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What is the Best System of Constitutional Amendments: A Comparative Analysis

Samvit Ganesh
L.L.M., (1st Year)
O.P. Jindal Global University, Sonipat, Haryana, India

Volume II, Issue I, 2019

This essay seeks to embark on a brief comparative analysis of amendments of constitutions amongst common law legal systems of the world. In the millennial generation, recognition of personal rights and liberties has reached a high and in this nexus, it is imperative to study and understand the rights and liabilities afforded to individuals and the power of polity to amend these rights. This essay aims to reconcile efforts of various constitutions of upholding or disregarding rights that are often argued to be inalienable through the ideals of natural law. The essay will examine the constitution of the United Kingdom, United States, Canada and New Zealand amongst references to other states.

Indian courts have recognized that amendments to the Indian constitution are subject only to the doctrine of ‘basic structure’, this essay aims to examine comparatively ‘to what extent are governments limited in their power to amend the constitution?’. Judicial construction of constitutional amendments has also been extremely controversial in India, exemplified in the cases of Keshavananda Bharti and Minerva Mills. This essay also aims to analyse the extent of judicial intervention in constitutional amendments and differing status of judicial power in amendments.

 In India, it has been noticed that the Judiciary plays an extremely vital role in its interpretation of amendments, and has created constitutional law in this sense. However, in the British constitutional mandate, such power is not afforded to the judiciary. This essay will aim to explore the effect of the lack of judicial intervention in constitutional amendments.

Yet another pressing issue of controversy which may arise in the course of this research is the question of ‘what is the role of fundamental rights in the amendment of constitution?’. In India, there has been no judicial authority which has stated that fundamental rights are part of the ‘basic structure’ doctrine, and therefore amendments are not expected to adhere to the fundamental rights of citizens and persons. However in world polity this may differ, and such comparison is crucial to the understanding of the 21st century world.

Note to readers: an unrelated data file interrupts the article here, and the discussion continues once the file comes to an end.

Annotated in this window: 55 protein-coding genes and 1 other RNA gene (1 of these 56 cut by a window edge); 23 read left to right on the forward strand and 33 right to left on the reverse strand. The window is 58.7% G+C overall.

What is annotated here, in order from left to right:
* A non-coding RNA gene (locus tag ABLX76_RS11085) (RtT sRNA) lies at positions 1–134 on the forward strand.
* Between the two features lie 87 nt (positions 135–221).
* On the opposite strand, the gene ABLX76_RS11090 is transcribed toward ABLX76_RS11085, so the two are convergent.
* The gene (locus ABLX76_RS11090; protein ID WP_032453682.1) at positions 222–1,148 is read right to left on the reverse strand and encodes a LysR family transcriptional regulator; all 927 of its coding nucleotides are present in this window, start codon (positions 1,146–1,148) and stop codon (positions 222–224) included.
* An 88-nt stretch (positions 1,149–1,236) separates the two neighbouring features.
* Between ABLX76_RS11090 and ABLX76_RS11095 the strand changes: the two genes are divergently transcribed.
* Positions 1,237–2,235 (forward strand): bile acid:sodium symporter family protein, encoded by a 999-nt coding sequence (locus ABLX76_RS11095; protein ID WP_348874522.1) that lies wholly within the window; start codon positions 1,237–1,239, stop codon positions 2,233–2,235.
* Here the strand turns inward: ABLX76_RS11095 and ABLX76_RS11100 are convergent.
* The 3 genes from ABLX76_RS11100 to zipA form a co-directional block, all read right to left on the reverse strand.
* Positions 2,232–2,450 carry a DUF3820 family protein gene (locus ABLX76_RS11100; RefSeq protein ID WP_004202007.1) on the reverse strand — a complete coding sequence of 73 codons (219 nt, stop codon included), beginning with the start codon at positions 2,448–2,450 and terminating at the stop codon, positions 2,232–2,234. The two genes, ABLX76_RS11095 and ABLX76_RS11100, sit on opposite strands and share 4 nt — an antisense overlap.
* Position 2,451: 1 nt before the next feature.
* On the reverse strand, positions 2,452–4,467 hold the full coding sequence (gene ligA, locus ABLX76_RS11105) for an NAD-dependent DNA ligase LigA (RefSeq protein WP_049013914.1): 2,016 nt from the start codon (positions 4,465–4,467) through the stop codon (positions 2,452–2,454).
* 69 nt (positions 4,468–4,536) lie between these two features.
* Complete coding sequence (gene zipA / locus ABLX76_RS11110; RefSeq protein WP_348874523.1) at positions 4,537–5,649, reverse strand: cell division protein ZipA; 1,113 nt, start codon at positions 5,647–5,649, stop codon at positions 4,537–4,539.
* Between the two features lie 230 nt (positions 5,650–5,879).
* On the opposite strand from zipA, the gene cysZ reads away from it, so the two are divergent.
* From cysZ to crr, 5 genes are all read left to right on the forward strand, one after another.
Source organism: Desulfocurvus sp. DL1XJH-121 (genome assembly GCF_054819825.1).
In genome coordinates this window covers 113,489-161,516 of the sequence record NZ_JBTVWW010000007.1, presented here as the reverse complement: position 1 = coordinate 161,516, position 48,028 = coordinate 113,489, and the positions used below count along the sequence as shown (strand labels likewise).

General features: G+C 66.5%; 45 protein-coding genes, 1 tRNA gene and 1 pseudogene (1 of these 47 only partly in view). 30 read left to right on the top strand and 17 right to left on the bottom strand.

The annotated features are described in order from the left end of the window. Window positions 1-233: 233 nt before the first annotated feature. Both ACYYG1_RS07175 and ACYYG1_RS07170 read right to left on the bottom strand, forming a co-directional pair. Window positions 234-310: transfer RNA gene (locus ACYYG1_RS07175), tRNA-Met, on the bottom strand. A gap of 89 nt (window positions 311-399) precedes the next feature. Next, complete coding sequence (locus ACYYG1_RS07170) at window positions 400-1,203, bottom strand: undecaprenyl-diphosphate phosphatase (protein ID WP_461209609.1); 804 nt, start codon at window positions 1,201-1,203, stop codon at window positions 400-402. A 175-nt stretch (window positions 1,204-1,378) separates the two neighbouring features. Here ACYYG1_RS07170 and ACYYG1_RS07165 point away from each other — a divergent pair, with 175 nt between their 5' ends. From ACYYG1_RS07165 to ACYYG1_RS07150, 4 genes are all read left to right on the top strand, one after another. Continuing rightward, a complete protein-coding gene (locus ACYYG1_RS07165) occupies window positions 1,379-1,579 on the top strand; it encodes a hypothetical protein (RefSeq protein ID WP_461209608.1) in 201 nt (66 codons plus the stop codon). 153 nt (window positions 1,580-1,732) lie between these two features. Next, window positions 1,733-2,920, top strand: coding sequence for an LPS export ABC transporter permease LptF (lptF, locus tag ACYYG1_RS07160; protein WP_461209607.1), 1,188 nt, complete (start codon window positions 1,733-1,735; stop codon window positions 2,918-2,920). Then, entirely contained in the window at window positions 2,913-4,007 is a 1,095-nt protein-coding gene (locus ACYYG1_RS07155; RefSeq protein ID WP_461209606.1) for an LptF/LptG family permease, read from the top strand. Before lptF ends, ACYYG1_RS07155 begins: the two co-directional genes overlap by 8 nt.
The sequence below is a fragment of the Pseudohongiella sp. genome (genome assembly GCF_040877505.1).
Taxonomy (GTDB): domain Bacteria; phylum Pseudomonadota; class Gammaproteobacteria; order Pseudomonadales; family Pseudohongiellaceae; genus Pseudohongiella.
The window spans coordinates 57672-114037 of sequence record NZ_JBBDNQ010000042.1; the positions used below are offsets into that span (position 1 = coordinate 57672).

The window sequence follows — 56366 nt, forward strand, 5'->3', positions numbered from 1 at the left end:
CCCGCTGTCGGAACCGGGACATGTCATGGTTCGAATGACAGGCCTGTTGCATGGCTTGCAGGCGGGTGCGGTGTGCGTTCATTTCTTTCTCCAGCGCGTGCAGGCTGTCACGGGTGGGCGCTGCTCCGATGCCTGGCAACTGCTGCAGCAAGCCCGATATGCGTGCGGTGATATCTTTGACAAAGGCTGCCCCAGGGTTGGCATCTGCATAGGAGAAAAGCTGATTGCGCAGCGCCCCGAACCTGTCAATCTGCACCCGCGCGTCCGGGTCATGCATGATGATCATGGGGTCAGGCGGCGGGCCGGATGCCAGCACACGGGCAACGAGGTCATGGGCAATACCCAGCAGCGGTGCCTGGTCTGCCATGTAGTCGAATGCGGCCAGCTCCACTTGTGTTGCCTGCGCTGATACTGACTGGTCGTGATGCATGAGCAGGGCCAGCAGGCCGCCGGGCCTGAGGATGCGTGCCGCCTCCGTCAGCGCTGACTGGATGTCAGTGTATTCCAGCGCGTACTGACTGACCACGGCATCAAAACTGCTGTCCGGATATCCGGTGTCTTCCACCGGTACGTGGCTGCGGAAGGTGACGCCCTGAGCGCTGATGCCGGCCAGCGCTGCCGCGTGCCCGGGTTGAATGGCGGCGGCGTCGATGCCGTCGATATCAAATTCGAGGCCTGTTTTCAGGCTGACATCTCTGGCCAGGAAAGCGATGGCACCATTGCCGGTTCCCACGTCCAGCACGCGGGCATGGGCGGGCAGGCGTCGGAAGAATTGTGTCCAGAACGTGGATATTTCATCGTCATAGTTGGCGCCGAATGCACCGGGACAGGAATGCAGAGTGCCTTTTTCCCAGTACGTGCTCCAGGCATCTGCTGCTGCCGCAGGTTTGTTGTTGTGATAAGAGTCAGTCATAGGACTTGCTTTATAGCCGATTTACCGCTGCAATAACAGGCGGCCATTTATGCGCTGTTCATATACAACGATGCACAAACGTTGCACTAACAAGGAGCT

This essay hopes to understand infirmities and advantages of amending laws in amongst common law constitutions and to reconcile an ideal structure of balance between Legislative and Judicial power in respect of constitutional amendments. It hopes to conclude in anti-Austinian fashion that the lack of judicial understanding of amendments may be largely detrimental to general polity despite questioning the supremacy of the sovereign. The role of fundamental rights has been seen as inessential to the Indian constitution, however this essay aims to compare and understand the relative importance of fundamental rights and its infallibility with respect to amendments.

This essay will rely largely on analytical papers on world constitutions, specific case law analysis and statutory interpretation to understand and reflect upon the proposed research questions. The sources will be largely secondary. The sources of initial research are cited below.

It is sincerely hoped that this essay may provide a fruitful and in-depth understanding to comparative constitutional law, and deal with pressing ideals of liberalism and the constitution in the 21st century.

 

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